From skiing to climate change – what the Winter Olympics can teach us about fear

The contrast between shows of bravery at the games in South Korea and inaction against bigger threats highlights the impact of psychic numbing.

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When North and South Korean athletes entered the PyeongChang stadium at the Winter Olympics this afternoon, they did so under a single, unified flag of Korea. The historic decision set aside decades of separation, sanctions and fear of nuclear escalation, drawing a roar from the assembled crowd that was worthy of the giant white tiger that opened the ceremony and whose name, Soohorang, symbolises “protection”. 

In a country so famously divided and beset by the threat of nuclear conflict (South Korea's capital, Seoul, is within just six minutes of a strike from its neighbour in the North), this diplomatic thaw is to be clutched as tightly as the Olympic torch. Not least in light of President Trump’s recent pledge to exert “maximum pressure” on North Korea to de-escalate its nuclear weapons program.

Yet war is not the only shadow cast over this games. Climate change is also making its presence felt in PyeongChang, in the form of the unusually cold weather. Predicted windchill temperatures are as low as -25 degrees celcius and there are reports of skis warping in the freezing conditions. According to an article from Donga-a Ilbo, one of the country’s daily newspapers, the cold spell is linked to global warming’s impact upon Arctic weather systems and an increasingly unstable jet stream.

So rather than simply putting larger concerns out of sight and mind for the event’s duration, is there anything sport itself might teach about we assess risks and respond in the face of impending threats?

I asked Paul Slovic, a Professor of psychology at the University of Oregon and the president of Decision Research, whether there are any parallels between facing the fear of falling down a ski slope, and dealing with much larger perils.

“We know that sense of control is an important factor in how we perceive and respond to risk,” Slovic explains. Key to this is careful preparation. Hurtling through the air on skis might seem scary to those who’ve never learnt how to do it, he says, but when he saw small kids learning the basics of ski-jumping it was clear that learning slowly and building up their skill step by step gave them a sense of control and confidence.

This sense of control is lacking, however, when it comes to tackling the wider threats looming in the background of this year’s games - most notably those of nuclear war and climate change. These are, of course, vastly different types of threat, says Slovic, but both are characterised by feeling that they are beyond the individual’s scope of influence and control. Unlike learning a new sport, this sense of powerlessness can lead to something known as “psychic numbing”, which is when the consequences of a threat are so large that they are hard to emotionally compute, and can instead result in a sort of normalisation and indifference. As Slovic explains:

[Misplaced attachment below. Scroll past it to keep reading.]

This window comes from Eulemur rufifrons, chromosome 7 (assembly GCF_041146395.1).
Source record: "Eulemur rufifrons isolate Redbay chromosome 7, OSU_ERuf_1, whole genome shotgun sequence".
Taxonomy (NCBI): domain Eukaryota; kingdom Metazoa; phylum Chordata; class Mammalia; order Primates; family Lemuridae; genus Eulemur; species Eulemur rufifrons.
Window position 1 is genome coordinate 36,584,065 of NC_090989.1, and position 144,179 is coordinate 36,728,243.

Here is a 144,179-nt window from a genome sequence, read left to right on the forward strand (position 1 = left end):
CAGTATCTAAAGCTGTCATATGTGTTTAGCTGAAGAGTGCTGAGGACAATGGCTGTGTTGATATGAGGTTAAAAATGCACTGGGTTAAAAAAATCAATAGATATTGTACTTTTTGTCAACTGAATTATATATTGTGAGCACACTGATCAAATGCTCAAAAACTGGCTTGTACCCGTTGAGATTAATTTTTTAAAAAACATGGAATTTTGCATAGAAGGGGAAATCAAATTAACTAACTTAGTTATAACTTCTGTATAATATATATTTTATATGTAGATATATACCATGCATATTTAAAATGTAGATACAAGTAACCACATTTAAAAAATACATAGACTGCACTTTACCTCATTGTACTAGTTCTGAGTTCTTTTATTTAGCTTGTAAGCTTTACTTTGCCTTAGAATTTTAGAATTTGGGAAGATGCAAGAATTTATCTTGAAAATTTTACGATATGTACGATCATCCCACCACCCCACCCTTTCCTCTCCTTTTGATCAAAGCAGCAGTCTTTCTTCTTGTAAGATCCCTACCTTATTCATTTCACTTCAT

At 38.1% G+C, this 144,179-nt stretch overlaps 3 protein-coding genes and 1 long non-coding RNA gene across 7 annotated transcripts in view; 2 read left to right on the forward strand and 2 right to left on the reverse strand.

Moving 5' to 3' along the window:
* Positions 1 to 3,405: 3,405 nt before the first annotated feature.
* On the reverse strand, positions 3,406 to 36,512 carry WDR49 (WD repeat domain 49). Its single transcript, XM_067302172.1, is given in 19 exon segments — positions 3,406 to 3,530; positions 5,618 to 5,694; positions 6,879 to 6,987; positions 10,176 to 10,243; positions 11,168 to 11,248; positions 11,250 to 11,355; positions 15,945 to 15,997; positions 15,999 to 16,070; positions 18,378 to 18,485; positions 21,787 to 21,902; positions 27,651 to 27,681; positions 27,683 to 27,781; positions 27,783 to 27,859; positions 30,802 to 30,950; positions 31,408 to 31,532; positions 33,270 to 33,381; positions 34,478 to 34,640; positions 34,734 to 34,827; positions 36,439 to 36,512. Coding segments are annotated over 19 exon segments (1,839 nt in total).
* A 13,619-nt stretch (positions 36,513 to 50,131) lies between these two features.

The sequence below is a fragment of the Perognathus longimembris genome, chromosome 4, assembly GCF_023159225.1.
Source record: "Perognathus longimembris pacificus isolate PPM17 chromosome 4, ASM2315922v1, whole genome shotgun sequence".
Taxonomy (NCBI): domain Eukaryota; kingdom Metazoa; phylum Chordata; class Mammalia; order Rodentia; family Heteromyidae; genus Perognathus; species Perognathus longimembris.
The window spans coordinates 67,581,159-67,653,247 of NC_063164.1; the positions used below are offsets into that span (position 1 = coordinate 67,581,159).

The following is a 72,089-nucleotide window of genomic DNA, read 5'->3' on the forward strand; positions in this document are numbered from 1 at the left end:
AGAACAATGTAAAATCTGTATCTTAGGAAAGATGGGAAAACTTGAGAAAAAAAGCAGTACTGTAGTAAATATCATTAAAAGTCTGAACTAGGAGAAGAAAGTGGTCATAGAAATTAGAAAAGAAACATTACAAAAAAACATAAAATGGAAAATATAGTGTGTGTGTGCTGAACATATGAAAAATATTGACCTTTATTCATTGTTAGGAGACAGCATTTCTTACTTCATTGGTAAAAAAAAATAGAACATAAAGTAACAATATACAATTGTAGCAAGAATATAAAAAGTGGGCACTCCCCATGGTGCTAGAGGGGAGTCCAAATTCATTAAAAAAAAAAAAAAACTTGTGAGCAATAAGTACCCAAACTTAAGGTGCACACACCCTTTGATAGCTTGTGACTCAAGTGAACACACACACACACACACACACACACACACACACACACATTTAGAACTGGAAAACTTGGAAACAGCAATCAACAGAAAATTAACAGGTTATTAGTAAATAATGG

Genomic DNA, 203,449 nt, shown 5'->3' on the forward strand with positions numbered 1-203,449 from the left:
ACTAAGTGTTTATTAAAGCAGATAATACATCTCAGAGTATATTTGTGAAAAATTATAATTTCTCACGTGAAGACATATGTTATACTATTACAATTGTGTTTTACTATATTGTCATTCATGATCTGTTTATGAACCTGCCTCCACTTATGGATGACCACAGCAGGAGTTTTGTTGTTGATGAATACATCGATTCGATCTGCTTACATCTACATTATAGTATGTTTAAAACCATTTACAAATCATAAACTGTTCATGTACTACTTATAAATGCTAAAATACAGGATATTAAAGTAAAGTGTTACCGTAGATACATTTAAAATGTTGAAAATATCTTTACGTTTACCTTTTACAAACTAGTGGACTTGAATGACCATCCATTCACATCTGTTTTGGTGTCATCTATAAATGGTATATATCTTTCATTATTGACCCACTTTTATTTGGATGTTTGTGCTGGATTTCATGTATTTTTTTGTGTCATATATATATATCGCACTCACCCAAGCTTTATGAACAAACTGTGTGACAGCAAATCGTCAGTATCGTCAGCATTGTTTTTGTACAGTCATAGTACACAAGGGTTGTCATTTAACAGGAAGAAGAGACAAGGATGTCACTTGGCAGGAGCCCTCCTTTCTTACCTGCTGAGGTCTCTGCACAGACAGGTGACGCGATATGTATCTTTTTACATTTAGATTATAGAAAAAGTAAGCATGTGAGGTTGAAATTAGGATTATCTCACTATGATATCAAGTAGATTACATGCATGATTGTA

“I don’t think any of us can really understand the reality of the consequences of a nuclear attack; we can talk about it, we can even give numbers, but they’re just numbers. The reality is beyond horrific but we don’t even have words to describe it. And with climate change I think we have a similar difficulty in understanding the consequences because they’re so diffuse.”

There are of course many factors that can both give and remove a sense of public agency over such threats. A review of public opinion polls in a Climate Science article by Sei-Hill Kim, Myung-Hyan Kang and Jeong-Heon Chang, notes that while the perceived risks of climate change “have been consistently higher” among South Koreans than elsewhere, there is also an unwillingness to engage in voluntary efforts to solve the problem. They suggest that this disjointedness may be linked to “unbalanced and superficial” reporting in the national news.

Better understanding the way that we approach, assess and communicate different types of risk thus might just help us stave off their threats. The 2018 Winters Olympics should not play down these wider concerns but instead use the opportunity to thaw any collective sense of numbness or disbelief.

India Bourke is an environment writer and editorial assistant at the New Statesman.